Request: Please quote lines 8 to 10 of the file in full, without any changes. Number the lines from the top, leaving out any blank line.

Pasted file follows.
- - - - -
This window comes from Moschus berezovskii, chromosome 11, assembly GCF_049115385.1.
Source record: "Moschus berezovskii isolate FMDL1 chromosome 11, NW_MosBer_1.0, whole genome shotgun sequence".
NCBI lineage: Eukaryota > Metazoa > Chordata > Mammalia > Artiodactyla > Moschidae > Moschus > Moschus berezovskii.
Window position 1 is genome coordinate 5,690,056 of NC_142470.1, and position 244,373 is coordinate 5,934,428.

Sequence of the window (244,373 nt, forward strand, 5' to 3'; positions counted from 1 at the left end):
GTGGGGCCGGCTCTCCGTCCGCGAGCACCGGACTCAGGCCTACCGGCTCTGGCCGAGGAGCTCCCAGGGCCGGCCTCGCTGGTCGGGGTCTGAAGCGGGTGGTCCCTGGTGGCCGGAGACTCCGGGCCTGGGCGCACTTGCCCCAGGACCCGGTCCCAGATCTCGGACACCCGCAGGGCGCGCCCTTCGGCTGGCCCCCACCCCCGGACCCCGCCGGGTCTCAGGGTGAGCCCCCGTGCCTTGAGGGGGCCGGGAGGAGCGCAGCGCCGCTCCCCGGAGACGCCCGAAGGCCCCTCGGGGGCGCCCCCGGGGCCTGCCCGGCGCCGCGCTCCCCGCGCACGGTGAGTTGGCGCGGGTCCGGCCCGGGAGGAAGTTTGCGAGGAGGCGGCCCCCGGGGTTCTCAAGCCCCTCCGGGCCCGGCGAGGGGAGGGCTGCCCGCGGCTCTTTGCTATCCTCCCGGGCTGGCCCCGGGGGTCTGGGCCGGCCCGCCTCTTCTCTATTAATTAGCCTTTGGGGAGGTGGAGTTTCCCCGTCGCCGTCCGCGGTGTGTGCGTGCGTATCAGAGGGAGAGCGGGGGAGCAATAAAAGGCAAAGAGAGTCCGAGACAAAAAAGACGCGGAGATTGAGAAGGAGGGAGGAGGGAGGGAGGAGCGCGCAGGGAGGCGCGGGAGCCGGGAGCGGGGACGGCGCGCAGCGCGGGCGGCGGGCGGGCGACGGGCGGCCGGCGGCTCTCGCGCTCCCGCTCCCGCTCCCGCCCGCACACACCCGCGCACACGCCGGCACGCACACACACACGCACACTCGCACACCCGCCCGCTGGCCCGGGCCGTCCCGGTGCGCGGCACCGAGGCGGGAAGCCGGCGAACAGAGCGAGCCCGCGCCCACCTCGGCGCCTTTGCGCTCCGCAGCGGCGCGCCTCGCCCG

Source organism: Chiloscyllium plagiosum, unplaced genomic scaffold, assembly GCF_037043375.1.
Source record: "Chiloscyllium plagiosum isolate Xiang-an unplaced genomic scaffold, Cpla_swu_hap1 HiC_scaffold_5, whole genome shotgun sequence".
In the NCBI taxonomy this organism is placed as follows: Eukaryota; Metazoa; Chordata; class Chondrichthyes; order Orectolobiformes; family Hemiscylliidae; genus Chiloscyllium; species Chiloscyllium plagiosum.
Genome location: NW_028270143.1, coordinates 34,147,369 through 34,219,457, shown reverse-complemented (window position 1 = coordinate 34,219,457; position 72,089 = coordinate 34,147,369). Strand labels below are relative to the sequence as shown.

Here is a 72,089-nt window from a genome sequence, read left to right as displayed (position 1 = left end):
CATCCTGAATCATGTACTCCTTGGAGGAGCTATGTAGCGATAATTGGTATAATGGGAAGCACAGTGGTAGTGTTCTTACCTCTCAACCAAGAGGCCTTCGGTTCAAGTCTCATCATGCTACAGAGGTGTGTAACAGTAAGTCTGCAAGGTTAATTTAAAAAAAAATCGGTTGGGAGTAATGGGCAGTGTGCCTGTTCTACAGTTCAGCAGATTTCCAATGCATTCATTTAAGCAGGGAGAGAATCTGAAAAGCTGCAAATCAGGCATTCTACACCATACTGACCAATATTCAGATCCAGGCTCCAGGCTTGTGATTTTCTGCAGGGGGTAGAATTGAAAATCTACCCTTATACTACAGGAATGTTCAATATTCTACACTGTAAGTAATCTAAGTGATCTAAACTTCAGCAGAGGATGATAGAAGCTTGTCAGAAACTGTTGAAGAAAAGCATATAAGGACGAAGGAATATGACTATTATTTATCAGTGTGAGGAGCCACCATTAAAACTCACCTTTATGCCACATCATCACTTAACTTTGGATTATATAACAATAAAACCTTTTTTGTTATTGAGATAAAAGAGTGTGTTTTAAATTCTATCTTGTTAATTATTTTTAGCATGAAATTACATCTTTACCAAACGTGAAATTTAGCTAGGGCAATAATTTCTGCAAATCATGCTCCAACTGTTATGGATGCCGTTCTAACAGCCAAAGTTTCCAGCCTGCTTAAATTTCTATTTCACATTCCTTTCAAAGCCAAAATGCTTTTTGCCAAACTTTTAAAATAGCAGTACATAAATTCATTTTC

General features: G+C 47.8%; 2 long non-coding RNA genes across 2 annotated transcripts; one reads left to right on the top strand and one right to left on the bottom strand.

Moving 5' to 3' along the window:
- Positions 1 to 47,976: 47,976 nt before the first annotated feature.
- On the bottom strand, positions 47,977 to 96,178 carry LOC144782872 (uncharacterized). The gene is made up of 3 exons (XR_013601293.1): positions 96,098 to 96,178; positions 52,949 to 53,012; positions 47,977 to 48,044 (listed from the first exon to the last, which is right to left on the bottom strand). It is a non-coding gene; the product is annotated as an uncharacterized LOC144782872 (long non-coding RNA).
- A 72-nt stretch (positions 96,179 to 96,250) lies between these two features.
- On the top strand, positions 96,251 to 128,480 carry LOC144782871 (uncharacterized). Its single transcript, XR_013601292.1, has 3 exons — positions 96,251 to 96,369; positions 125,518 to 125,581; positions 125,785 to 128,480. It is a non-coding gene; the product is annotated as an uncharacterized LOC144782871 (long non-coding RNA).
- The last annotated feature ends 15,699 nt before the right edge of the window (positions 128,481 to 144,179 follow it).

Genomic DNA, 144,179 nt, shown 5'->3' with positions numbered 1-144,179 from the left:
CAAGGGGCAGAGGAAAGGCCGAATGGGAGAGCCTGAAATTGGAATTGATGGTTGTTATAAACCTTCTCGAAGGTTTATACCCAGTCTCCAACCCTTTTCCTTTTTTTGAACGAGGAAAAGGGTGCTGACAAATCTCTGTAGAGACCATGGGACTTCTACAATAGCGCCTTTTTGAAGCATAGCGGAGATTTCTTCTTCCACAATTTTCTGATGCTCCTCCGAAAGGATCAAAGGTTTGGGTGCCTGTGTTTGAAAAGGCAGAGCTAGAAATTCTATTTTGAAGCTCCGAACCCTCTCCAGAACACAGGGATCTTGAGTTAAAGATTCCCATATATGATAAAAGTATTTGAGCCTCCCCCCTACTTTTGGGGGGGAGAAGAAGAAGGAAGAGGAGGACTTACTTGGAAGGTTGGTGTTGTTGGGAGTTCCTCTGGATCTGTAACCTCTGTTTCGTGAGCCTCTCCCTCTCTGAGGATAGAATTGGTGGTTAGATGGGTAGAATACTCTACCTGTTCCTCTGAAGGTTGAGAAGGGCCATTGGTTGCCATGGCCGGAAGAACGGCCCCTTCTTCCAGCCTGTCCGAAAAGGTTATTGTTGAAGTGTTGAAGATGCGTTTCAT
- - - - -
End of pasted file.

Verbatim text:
Source record: "Chiloscyllium plagiosum isolate Xiang-an unplaced genomic scaffold, Cpla_swu_hap1 HiC_scaffold_5, whole genome shotgun sequence".
In the NCBI taxonomy this organism is placed as follows: Eukaryota; Metazoa; Chordata; class Chondrichthyes; order Orectolobiformes; family Hemiscylliidae; genus Chiloscyllium; species Chiloscyllium plagiosum.
Genome location: NW_028270143.1, coordinates 34,147,369 through 34,219,457, shown reverse-complemented (window position 1 = coordinate 34,219,457; position 72,089 = coordinate 34,147,369). Strand labels below are relative to the sequence as shown.